If every access to the Map is synced on the same lock--typically the Map itself--and every iteration over keySet(), entrySet(), and values() is also synced on that same lock, then your use of the Map will be threadsafe.

          Now, if you get() a value from the map and then use that element in multiple threads, and at least one of those threads is changing the state of that object, then, yes, the use of that object would need to be synchronized as well. That generally has nothing to do with the Map, however, and I would usually use a separate lock for that synchronization. It really depends on you specific use case though.
          I wrote a test program to verify this idea:
          buncha code snipped
          In the code above, operations such as "add" and "get" against the Map are properly synced, but it's element, whose type is TestClass, is not (the methods in TestClass don't have synced block). So when the TestClass instance is exposed to my two threads, carried out by Task1 (increasing a counter by 10 times) and Task2(decreasing the same counter by 5 times) , I am expecting some count other than 5. However, when the counter is printed, the result is always 5 - as if TestClass is thread safe too.
          Just because something can go wrong with multithreading, that doesn't mean it will. It's basically impossible to test for thread safety.

          I'm not going to read your code, but my guess is that whatever you're testing is happening too fast for a context switch. That's often the case when people try to write small test programs to show threads running concurrently.

          Edited by: jverd on Sep 11, 2011 10:24 AM
          • 2. Re: syncing on the HashMap element
            Johnny_hunter
            thanks, Jverd.
            >
            ...however, and I would usually use a separate lock for that synchronization.
            >
            agree. I wouldn't use Map as the monitor if I did want to make the value object thread safe(which didn't serve my purpose of testing thou), I might have just put "synchronized" to decorate the value object's methods, thus factually syncing on value object itself.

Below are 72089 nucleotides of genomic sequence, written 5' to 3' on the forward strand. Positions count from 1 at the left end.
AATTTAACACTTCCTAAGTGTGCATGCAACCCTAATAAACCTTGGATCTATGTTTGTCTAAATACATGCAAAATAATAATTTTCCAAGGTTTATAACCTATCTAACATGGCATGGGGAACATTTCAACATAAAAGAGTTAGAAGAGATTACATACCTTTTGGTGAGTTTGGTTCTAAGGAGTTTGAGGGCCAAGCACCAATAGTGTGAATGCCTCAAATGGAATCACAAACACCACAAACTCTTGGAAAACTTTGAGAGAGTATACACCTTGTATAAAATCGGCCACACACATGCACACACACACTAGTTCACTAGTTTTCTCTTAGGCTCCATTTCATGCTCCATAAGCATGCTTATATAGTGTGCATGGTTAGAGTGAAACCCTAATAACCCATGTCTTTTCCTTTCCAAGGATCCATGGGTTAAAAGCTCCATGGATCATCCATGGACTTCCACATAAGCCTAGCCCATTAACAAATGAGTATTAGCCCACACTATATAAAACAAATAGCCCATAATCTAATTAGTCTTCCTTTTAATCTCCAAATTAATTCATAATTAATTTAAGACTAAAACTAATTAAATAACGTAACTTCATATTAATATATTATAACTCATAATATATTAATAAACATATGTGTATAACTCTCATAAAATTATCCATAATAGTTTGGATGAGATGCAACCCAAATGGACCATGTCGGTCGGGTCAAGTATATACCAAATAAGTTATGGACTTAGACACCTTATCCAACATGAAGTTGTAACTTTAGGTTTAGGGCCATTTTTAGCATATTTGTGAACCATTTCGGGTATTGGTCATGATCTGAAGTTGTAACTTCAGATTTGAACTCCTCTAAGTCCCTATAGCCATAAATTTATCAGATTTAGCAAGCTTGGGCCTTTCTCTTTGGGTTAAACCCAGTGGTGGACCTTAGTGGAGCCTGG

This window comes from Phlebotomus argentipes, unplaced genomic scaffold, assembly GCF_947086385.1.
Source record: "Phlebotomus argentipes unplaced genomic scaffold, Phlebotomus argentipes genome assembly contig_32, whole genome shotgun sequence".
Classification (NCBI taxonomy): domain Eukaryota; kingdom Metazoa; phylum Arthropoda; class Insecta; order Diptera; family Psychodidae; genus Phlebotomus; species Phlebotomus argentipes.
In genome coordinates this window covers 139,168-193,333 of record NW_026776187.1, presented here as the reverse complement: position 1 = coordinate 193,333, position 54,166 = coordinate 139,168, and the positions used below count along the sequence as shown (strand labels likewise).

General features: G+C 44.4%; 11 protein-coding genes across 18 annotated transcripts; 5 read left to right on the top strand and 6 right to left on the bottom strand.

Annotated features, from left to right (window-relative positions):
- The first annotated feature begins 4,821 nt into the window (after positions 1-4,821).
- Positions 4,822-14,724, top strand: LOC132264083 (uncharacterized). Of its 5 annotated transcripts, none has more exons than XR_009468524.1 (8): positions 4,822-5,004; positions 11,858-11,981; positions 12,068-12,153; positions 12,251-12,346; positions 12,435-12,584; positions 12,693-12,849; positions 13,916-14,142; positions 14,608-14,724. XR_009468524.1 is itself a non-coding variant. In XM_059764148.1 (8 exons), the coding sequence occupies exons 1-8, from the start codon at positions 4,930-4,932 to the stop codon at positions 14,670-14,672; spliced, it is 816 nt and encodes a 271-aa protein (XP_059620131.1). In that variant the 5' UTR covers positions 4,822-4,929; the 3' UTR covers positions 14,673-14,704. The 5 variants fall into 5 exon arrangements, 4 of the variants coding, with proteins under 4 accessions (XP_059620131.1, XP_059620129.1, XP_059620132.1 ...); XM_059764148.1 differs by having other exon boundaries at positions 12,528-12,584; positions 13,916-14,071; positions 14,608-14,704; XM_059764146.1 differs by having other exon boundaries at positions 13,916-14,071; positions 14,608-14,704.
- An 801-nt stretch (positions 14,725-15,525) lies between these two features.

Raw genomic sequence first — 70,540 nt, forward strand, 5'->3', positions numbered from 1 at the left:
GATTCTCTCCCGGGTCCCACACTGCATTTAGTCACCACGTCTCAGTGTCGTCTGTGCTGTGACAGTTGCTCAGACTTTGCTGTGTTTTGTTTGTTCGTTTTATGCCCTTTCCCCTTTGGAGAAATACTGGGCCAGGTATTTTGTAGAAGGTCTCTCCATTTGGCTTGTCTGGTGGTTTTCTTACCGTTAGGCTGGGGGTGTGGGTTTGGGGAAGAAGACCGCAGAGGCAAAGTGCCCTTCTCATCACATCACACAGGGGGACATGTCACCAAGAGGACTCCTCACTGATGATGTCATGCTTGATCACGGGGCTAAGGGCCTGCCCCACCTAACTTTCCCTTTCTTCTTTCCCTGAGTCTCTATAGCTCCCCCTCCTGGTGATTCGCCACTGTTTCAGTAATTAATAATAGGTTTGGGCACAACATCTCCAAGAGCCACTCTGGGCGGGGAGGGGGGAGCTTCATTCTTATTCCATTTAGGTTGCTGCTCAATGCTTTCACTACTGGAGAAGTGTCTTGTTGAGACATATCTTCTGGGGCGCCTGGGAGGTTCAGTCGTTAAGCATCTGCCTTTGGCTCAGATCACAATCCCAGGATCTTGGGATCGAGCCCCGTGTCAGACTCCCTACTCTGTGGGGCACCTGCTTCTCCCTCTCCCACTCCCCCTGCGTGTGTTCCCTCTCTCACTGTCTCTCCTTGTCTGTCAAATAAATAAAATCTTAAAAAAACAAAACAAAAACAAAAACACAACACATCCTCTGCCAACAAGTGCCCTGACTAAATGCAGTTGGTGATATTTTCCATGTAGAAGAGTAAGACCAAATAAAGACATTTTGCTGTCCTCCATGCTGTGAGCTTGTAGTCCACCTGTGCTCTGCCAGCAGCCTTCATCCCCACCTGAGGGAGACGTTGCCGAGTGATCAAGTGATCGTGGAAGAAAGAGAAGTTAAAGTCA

>
            but my guess is that whatever you're testing is happening too fast for a context switch. That's often the case when people try to write small test programs to show threads running concurrently.
            >
            That's why i put the Thread.sleep for a delay before I increment/decrement the counter, will it help?

            Thanks again, John
            • 3. Re: syncing on the HashMap element
              796440
              Johnny_hunter wrote:
              >
              but my guess is that whatever you're testing is happening too fast for a context switch. That's often the case when people try to write small test programs to show threads running concurrently.
              >
              That's why i put the Thread.sleep for a delay before I increment/decrement the counter, will it help?
              It can, yes, that's a common way to observe multithreading effects. I haven't looked closely enough at your code to see what's going on though.
              • 4. Re: syncing on the HashMap element
                796440
                Okay, I looked at your code, and I stand by my initial guess. You're doing 10 incs and 5 decs, so in a single-threaded context or a properly synced multithreaded context, you'll get 5.

                So what could cause a different value? The only possibility in a single CPU situation is due to the non-atomicity of ++ and ---, and in a multi-CPU situation we also have the chance of threads' local copies of shared variables leading to different values.

                For instance, count++ involves 1) read count, 2) add 1, 3) write the new value back to count, and likewise for --. So if count is at 3, we could have the following:
                T1 reads 3. 
                                   T2 reads 3.
                                   T2 decrements to 2. 
                                   T2 writes 2. 
                T1 incs to 4.
                T1 writes 4.
                So we end up with 4, when the inc and dec should have left us back at 3.

                However, this kind of concurrent inc/dec is the only way in which we could get a different values. The sleeps don't help you to get different values here. In fact, they probably hurt you. You'd have to be able to put a sleep between the above 1, 2, 3 steps.

                If you're running on a single CPU/core, it's unlikely that a thread will get swapped out mid inc/dec, especially with those sleeps there. And if you take the sleeps out, then one thread will get to do all its incs or decs before the other thread does anything. The only way you might see a different value in a single-CPU situation is if you have no sleeps and a very large number of incs/decs (million or billions).